- The sense of time becomes distorted. Several hours can fly by in what feels like a few minutes, or a few moments can seem to last for ages.
- The activity becomes ‘autotelic’ – meaning it is an end in itself. Whenever most of the elements of flow are occurring, the activity becomes enjoyable and rewarding for its own sake. This is why so many artists and creators report that their greatest satisfaction comes through their work. As Noel Coward put it, “Work is more fun than fun”.
Written by me, unless otherwise indicated
A Whack on the Side of the Head: How You Can Be More Creative by Roger von Oech. My favourite book on creative thinking – witty, provocative, playful and memorable.
Thinkertoys: A Handbook of Creative-Thinking Techniques by Michael Michalko. Superb compendium of creative thinking techniques.
Creativethinking.net – Michael Michalko’s website, featuring lots of free tools and techniques.
Free Creative Thinking Tools on the Web – great selection by Chuck Frey of InnovationTools.
Are You Trapped in Black-and-White Thinking? (Includes a cool optical illusion.)
The Houdini Solution: Put Creativity and Innovation to Work by Thinking Inside the Box by Ernie Schenck. Starts by inverting (reframing) conventional assumptions about the need to think outside the box to be creative. A brilliant and unconventional account of the creative process by an award-winning creative director.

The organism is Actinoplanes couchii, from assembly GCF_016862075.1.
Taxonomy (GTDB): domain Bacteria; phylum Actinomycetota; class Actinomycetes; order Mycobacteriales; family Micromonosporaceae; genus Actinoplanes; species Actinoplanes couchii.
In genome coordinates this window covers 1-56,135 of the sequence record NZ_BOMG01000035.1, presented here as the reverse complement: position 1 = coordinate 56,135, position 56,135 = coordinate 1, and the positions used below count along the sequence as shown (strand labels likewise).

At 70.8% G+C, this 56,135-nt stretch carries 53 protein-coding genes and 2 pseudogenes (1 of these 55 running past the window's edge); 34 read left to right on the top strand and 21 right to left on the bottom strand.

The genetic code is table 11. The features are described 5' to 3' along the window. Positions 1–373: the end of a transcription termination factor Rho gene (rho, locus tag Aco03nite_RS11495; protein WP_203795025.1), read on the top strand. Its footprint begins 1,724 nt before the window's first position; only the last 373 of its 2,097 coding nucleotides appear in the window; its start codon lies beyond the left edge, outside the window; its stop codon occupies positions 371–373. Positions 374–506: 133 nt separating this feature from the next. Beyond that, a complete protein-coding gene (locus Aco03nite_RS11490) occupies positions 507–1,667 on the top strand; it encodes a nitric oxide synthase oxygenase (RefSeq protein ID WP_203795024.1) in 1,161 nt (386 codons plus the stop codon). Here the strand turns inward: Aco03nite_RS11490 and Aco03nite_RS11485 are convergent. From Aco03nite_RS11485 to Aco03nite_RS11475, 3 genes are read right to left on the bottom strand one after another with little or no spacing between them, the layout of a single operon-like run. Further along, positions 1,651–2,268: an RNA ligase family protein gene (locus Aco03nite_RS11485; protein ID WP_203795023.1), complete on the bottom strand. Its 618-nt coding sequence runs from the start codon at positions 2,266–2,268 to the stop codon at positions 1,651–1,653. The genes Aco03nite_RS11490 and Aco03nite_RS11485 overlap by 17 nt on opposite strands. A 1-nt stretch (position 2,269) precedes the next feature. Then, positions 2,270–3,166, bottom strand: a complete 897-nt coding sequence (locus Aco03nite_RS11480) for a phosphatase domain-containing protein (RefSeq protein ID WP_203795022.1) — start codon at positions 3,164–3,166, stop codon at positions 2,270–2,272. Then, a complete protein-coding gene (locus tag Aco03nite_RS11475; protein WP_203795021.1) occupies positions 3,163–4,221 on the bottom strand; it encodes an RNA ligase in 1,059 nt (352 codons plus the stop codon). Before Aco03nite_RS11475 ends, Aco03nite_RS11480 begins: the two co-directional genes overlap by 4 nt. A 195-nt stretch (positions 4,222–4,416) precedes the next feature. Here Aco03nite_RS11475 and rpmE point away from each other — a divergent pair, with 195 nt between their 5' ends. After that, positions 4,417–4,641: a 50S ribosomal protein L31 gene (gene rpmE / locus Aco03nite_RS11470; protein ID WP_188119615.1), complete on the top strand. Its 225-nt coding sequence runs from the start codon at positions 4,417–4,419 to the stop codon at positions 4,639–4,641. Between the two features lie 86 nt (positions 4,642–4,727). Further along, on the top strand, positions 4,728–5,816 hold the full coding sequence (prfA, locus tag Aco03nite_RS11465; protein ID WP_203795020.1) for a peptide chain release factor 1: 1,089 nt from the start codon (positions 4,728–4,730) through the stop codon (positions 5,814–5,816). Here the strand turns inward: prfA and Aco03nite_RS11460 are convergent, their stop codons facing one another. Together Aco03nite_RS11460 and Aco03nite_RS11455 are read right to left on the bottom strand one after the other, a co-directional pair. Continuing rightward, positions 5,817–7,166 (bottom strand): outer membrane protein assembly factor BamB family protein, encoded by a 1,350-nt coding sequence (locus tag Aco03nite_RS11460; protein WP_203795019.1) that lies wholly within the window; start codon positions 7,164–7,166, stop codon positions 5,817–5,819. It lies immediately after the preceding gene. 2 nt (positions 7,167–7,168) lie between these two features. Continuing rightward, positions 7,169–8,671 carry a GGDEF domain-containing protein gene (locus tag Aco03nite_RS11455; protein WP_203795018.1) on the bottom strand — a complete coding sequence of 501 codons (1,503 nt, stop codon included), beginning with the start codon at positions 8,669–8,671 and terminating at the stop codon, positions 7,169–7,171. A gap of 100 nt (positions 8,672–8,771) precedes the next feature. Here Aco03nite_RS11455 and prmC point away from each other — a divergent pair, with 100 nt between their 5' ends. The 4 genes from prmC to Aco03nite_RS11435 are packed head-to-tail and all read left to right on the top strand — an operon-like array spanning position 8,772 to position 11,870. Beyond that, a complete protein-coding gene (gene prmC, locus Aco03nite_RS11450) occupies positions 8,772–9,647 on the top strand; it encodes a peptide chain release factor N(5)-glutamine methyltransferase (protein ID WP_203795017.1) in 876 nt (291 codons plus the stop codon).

Your Brain at Work by David Rock. Chapter 8 covers the neuroscience of reframing (called ‘reappraisal’ in the book).
2. Mind Mapping
Mind mapping software – product guide by Chuck Frey
A Wandering Mind Heads Towards Insight by Robert Lee Hotz
A Technique for Producing Ideas by James Webb Young
Your Brain at Work by David Rock. Chapter 6 covers the neuroscience of insight.
4. Creative Flow
Flow: The Psychology of Optimal Experience by Mihaly Csikszentmihalyi. If you want an in-depth understanding of flow, this is the book to read.
Creativity: Flow and the Psychology of Discovery and Invention by Mihaly Csikszentmihalyi. Fascinating book which looks at several aspects of creativity, including creative flow.
Is Writing Fun? by Steven Pressfield
Tune in Next Week …
… when we’ll look at what you can do if you experience that most embarrassing of problems for a creative professional — a creative block.